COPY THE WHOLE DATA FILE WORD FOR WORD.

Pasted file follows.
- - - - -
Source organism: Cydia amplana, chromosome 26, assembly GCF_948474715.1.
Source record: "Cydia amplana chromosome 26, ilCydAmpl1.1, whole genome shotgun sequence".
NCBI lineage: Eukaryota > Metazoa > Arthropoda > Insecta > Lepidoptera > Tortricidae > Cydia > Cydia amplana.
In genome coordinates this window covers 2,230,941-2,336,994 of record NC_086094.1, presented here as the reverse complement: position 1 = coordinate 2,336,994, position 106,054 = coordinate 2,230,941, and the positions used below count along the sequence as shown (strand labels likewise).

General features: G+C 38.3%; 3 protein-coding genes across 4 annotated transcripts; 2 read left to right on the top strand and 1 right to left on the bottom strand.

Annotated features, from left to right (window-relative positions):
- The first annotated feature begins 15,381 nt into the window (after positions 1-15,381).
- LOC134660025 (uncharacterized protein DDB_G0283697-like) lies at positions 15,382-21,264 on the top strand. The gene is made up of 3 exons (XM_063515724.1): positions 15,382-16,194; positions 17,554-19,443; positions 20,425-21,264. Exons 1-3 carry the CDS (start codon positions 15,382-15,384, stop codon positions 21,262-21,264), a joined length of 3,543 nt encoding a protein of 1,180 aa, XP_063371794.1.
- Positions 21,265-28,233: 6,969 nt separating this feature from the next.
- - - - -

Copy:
Source organism: Cydia amplana, chromosome 26, assembly GCF_948474715.1.
Source record: "Cydia amplana chromosome 26, ilCydAmpl1.1, whole genome shotgun sequence".
NCBI lineage: Eukaryota > Metazoa > Arthropoda > Insecta > Lepidoptera > Tortricidae > Cydia > Cydia amplana.
In genome coordinates this window covers 2,230,941-2,336,994 of record NC_086094.1, presented here as the reverse complement: position 1 = coordinate 2,336,994, position 106,054 = coordinate 2,230,941, and the positions used below count along the sequence as shown (strand labels likewise).

General features: G+C 38.3%; 3 protein-coding genes across 4 annotated transcripts; 2 read left to right on the top strand and 1 right to left on the bottom strand.

Annotated features, from left to right (window-relative positions):
- The first annotated feature begins 15,381 nt into the window (after positions 1-15,381).
- LOC134660025 (uncharacterized protein DDB_G0283697-like) lies at positions 15,382-21,264 on the top strand. The gene is made up of 3 exons (XM_063515724.1): positions 15,382-16,194; positions 17,554-19,443; positions 20,425-21,264. Exons 1-3 carry the CDS (start codon positions 15,382-15,384, stop codon positions 21,262-21,264), a joined length of 3,543 nt encoding a protein of 1,180 aa, XP_063371794.1.
- Positions 21,265-28,233: 6,969 nt separating this feature from the next.